Throughout our time as interns, Shumla has taught us how to engage with a variety of audiences that include professional archaeologists, landowners, and the public who are just as passionate about rock art as we. Although we have learned as students how important it is for archaeologists to promote stewardship of archaeological sites, our time with Shumla has emphasized that lesson and has taught us the main way archaeologists can encourage stewardship is by showing our appreciation for everyone who helps us study and maintain these sites. To a large extent, Shumla’s ability to document important rock art sites in the Lower Pecos is due to the landowners on whose land these sites are located. Not only has the stewardship of the landowners protected the existence of these sites, it is because of the landowners that Shumla staff are able to access these sites and document them. In turn, Shumla is happy to do what we can for the landowners and for everyone that supports us. As Jerod Roberts put it, “Archaeology isn’t just archaeology. It’s also feeding landowner’s cats and hanging photos on people’s walls,” which is to say that we do what we can to show people that we how much we appreciate their support.
During our time as interns, we have helped Shumla show its appreciation, and our own, to the landowners and all those who support Shumla’s research by writing thank you cards and completing site summaries that will get distributed to landowners. There are few things more satisfying than completing site forms and site summaries and knowing that this wonderful, interesting information is now available to other people who are just as interested in rock art as we are!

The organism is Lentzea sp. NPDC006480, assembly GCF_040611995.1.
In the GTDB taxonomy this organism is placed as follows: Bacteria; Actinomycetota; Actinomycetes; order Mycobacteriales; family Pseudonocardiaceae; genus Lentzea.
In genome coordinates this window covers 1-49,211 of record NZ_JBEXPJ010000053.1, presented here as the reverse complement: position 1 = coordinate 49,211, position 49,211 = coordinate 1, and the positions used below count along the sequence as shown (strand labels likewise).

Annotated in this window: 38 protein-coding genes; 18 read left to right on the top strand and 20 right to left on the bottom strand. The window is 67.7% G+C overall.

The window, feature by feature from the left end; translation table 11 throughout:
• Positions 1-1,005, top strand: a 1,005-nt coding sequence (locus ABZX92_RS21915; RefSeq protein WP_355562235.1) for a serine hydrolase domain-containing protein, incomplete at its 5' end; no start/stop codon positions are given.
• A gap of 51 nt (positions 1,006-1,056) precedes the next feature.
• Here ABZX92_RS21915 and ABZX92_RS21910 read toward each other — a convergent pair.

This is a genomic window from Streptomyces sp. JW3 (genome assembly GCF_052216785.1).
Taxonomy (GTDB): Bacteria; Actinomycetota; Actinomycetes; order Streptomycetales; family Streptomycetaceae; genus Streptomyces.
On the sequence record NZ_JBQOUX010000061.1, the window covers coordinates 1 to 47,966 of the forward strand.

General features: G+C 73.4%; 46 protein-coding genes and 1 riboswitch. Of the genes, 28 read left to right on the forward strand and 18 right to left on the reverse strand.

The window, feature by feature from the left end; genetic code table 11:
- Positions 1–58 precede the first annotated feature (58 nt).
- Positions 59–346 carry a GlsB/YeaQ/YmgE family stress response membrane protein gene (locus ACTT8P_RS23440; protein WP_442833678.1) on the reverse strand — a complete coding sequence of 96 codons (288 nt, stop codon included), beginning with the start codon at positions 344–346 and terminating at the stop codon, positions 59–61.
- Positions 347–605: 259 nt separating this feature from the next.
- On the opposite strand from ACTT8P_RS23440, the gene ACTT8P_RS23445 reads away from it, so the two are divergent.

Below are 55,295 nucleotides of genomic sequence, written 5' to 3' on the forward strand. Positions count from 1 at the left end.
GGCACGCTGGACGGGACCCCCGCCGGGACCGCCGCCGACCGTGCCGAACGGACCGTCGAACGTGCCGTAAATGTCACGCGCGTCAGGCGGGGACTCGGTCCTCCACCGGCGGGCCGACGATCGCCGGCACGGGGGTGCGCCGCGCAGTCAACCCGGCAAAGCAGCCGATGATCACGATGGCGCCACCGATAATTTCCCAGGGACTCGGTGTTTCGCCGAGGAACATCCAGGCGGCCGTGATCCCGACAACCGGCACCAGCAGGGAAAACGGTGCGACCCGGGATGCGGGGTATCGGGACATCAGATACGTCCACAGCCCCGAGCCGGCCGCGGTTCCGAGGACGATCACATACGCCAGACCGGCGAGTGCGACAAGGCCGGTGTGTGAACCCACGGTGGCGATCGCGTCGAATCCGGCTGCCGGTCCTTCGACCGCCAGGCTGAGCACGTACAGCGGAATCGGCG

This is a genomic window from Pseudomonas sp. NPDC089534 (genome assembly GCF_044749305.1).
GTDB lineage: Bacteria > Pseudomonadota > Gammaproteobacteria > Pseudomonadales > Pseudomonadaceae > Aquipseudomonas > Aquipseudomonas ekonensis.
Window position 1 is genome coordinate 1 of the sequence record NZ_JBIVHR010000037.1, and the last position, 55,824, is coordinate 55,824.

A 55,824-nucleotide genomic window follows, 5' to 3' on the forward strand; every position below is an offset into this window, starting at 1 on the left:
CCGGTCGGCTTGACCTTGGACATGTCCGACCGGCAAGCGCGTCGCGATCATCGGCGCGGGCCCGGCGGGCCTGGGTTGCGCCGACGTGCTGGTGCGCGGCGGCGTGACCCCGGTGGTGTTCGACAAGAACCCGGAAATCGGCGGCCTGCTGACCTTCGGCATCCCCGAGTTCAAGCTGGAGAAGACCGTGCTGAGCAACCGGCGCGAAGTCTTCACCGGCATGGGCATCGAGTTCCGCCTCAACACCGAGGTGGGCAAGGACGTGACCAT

Among everything else, one of the most crucial lessons Shumla has taught us is the importance of the four pillars of preservation: research, documentation, stewardship, and education. In our opinion, these pillars that Shumla embodies can, and arguably should, constitute the core of how archaeology is conducted in other regions of the United States. No matter where we go from here, we will be much better archaeologists than we ever dreamed of becoming!
Interns, signing out!